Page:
The 1980s: Here’s a look back at another area of ITV presentation that I haven’t covered yet: the Night Time service. This piece will be mostly based around what happened in the Thames/LWT region when ITV finally started to go 24 hours across the country but there will be a look at what some of the other regions did too.
Until the mid-80s, ITV regions always closed down at around 12:30am. ITV then looked for ways to expand their airtime. There were plans at first for the Night Time coverage to be covered by a separate franchise like TV-am was but that never happened. The first region to experiment with going 24 hours a day was Yorkshire. They had already been pioneering by being the first ITV region to broadcast a breakfast time service in 1977, long before the launch of TV-am. In 1986 Yorkshire filled the overnight slot by showing the otherwise little-seen satellite channel Music Box for a few months.
As for Thames, by 1987 they started to extend their hours to 4am, until they finally became one of the first regions to go 24 hours, and they also introduced a special nighttime version of their famous skyline ident, which was rather redundant because none of the landmarks were illuminated so you could barely see anything. They also continued to use in-vision continuity with a mostly female line-up of announcers. These announcers would also be live as well, and between the programmes they would have competitions or show music videos while trying not to nod off.
As for the programming, there were attempts to fill the time with various things to try and keep the viewers interested. As well as showing some films and imports, in the early days of Night Time the programme America’s Top Ten where horrid sweater-wearing Casey Kasem looked at the biggest hits seemed to be on every day. The presenter Phil Donahue turned up a lot too. There was also an attempt to provide some sport and news coverage. There were even adverts and everything too.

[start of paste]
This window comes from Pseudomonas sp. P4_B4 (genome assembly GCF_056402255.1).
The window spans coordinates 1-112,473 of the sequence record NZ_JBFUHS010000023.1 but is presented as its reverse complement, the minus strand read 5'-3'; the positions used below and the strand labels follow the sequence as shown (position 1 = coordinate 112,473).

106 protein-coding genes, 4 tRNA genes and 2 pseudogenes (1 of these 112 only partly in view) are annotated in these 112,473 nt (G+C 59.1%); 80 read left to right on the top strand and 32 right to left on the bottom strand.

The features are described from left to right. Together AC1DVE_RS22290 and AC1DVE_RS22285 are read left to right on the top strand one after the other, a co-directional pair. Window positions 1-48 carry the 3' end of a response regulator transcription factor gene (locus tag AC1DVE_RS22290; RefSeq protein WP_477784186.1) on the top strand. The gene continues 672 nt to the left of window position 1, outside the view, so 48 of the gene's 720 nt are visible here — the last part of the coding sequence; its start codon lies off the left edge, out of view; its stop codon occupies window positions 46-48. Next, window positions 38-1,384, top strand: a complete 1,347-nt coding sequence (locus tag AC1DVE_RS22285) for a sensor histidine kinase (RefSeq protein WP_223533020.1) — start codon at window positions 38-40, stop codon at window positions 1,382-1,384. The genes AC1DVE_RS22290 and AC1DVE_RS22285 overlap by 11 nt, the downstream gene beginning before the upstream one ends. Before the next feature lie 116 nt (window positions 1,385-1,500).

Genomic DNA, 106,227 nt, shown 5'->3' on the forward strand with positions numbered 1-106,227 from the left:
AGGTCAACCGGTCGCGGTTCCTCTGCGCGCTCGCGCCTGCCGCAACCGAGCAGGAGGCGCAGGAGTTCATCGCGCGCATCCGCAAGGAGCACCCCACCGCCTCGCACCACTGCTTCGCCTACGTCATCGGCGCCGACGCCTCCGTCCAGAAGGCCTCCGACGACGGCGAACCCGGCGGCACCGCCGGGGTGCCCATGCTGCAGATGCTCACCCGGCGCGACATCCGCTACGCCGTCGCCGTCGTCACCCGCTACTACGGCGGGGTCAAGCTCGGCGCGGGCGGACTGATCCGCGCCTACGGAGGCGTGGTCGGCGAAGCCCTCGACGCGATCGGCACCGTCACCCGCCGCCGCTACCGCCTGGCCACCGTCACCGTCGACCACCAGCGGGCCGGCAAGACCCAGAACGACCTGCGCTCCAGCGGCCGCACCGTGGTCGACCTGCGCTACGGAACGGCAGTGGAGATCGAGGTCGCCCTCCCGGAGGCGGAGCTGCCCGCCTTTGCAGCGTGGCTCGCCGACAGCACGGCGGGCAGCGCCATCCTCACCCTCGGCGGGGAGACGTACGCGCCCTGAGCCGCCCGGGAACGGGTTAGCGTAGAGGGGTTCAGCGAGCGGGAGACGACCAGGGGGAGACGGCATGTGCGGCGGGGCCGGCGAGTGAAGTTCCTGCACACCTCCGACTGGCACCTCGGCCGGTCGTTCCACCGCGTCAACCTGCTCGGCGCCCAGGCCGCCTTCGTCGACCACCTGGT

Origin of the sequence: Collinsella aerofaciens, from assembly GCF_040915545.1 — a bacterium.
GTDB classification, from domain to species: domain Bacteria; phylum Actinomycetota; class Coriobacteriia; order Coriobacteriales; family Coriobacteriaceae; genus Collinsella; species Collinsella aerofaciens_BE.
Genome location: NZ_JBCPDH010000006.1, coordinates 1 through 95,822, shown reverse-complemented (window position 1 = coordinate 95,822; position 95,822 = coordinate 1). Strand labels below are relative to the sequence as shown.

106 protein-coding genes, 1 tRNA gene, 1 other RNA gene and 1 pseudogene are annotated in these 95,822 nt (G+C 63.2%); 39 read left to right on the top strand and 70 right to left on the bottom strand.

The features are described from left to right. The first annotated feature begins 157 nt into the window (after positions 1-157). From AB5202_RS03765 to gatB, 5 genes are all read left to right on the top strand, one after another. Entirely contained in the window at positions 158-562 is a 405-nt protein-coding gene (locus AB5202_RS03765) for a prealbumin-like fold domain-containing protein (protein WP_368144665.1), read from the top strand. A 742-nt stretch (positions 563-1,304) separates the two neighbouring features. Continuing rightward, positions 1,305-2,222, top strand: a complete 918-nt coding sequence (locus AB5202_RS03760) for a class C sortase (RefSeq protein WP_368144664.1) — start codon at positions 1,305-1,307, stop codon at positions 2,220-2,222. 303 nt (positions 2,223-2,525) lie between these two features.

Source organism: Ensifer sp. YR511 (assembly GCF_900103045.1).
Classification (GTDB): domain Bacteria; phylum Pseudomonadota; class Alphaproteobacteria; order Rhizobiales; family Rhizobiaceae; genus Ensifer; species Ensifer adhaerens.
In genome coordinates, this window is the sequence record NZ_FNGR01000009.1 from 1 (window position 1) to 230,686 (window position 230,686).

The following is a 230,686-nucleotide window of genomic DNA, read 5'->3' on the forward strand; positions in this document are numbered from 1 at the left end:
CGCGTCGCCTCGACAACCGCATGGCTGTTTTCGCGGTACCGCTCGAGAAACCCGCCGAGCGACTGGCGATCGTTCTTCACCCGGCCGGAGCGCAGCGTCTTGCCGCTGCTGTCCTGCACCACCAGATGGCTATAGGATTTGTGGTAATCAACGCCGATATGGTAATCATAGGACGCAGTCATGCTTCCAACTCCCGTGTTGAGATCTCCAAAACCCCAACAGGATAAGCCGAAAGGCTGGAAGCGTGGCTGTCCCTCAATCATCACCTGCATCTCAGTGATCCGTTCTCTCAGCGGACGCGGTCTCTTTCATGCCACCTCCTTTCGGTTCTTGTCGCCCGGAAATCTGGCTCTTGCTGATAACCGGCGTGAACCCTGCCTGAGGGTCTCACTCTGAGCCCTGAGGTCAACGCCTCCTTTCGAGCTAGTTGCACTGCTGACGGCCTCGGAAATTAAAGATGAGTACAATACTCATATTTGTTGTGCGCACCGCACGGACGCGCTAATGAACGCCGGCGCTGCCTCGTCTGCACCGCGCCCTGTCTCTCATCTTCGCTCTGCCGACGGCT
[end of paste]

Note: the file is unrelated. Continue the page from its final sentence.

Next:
LWT experimented with a late night strand in the early-80s called LWT Nightlife which featured their symbol in neon lights. By 1987 they had also gone 24 hours, and introduced a special strand called Night Network under which all their overnight shows would appear over the weekend. There was a lot of original programming made for this strand and at least they put the effort in to try to create something different worth watching.
By the end of 1988, every ITV region had finally gone 24 hours, UTV was the last to do so. (Channel 4 didn’t go 24 hours until 1996.) Other regions had their own strands too including Central, who as they went further into the night introduced their programmes under the banner of More and Even More. Granada also had a strand simply called Night Time that ended up also begin shown in a few other regions too. TVS had a strand called Late Night Late which featured repeats of a lot of cult programming, Anglia also had an entertaining overnight strand called Through The Night where various announcers kept the viewers company, and HTV had a service called Night Club. I have enjoyed watching clips online of the 1980s TVS, Anglia and HTV Night Time services.
By the end of 1989, LWT had dropped the Night Network strand, and now just linked programmes using their ITV corporate ident with no announcements at all. Thames also continued to use in-vision continuity, and now this was the only time of day that viewers would see announcers who kept the insomniacs happy, and Night Time TV was finally beginning to take off. We shall discover what happened to ITV Night Time in the 1990s in part two.